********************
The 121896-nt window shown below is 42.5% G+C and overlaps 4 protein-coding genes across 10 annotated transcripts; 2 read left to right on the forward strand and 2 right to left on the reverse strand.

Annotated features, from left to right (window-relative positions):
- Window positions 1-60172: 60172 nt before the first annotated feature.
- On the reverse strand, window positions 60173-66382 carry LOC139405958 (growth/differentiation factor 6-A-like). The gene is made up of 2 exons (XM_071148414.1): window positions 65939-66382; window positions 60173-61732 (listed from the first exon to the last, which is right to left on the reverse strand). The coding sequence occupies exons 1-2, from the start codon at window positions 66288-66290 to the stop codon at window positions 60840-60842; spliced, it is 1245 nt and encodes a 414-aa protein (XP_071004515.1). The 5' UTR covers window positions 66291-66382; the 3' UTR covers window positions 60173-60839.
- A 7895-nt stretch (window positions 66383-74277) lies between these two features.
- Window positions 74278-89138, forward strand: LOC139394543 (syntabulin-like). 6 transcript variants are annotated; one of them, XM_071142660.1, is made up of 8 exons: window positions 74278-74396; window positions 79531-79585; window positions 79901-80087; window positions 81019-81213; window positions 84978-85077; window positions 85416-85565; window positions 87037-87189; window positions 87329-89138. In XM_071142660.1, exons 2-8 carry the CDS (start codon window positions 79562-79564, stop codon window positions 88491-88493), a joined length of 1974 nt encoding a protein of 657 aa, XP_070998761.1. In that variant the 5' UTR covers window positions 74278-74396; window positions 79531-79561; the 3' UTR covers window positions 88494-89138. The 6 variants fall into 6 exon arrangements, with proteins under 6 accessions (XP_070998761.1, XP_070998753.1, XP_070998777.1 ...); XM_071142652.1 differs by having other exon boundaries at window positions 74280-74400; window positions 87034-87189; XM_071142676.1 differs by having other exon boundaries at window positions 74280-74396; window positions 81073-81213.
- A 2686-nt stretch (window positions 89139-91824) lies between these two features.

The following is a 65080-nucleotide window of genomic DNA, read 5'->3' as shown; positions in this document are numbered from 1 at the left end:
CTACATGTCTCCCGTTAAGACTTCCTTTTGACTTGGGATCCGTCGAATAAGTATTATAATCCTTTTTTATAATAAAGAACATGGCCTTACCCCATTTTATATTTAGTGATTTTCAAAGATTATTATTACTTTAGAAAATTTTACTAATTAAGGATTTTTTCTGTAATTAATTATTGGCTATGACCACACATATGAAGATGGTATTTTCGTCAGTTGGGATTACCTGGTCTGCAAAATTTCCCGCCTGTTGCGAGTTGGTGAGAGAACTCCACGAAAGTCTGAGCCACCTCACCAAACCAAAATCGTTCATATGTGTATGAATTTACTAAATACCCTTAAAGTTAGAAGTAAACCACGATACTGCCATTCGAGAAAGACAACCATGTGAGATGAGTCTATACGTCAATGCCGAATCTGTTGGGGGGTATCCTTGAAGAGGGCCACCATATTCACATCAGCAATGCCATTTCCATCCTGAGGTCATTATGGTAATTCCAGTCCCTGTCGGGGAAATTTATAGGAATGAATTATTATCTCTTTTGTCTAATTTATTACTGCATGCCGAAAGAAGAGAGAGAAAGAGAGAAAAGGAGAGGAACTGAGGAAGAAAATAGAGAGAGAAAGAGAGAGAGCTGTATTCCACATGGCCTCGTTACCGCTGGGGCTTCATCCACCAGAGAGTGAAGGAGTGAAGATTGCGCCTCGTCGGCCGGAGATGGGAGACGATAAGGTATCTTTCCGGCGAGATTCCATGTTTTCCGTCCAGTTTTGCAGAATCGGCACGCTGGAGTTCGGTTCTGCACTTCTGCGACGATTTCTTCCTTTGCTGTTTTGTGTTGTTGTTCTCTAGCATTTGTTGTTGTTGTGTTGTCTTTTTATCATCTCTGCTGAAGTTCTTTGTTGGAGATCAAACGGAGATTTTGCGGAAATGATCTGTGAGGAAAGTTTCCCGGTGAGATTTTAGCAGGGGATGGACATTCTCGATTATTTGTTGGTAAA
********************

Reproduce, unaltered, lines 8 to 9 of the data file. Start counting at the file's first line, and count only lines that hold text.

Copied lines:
The following is a 65080-nucleotide window of genomic DNA, read 5'->3' as shown; positions in this document are numbered from 1 at the left end:
CTACATGTCTCCCGTTAAGACTTCCTTTTGACTTGGGATCCGTCGAATAAGTATTATAATCCTTTTTTATAATAAAGAACATGGCCTTACCCCATTTTATATTTAGTGATTTTCAAAGATTATTATTACTTTAGAAAATTTTACTAATTAAGGATTTTTTCTGTAATTAATTATTGGCTATGACCACACATATGAAGATGGTATTTTCGTCAGTTGGGATTACCTGGTCTGCAAAATTTCCCGCCTGTTGCGAGTTGGTGAGAGAACTCCACGAAAGTCTGAGCCACCTCACCAAACCAAAATCGTTCATATGTGTATGAATTTACTAAATACCCTTAAAGTTAGAAGTAAACCACGATACTGCCATTCGAGAAAGACAACCATGTGAGATGAGTCTATACGTCAATGCCGAATCTGTTGGGGGGTATCCTTGAAGAGGGCCACCATATTCACATCAGCAATGCCATTTCCATCCTGAGGTCATTATGGTAATTCCAGTCCCTGTCGGGGAAATTTATAGGAATGAATTATTATCTCTTTTGTCTAATTTATTACTGCATGCCGAAAGAAGAGAGAGAAAGAGAGAAAAGGAGAGGAACTGAGGAAGAAAATAGAGAGAGAAAGAGAGAGAGCTGTATTCCACATGGCCTCGTTACCGCTGGGGCTTCATCCACCAGAGAGTGAAGGAGTGAAGATTGCGCCTCGTCGGCCGGAGATGGGAGACGATAAGGTATCTTTCCGGCGAGATTCCATGTTTTCCGTCCAGTTTTGCAGAATCGGCACGCTGGAGTTCGGTTCTGCACTTCTGCGACGATTTCTTCCTTTGCTGTTTTGTGTTGTTGTTCTCTAGCATTTGTTGTTGTTGTGTTGTCTTTTTATCATCTCTGCTGAAGTTCTTTGTTGGAGATCAAACGGAGATTTTGCGGAAATGATCTGTGAGGAAAGTTTCCCGGTGAGATTTTAGCAGGGGATGGACATTCTCGATTATTTGTTGGTAAA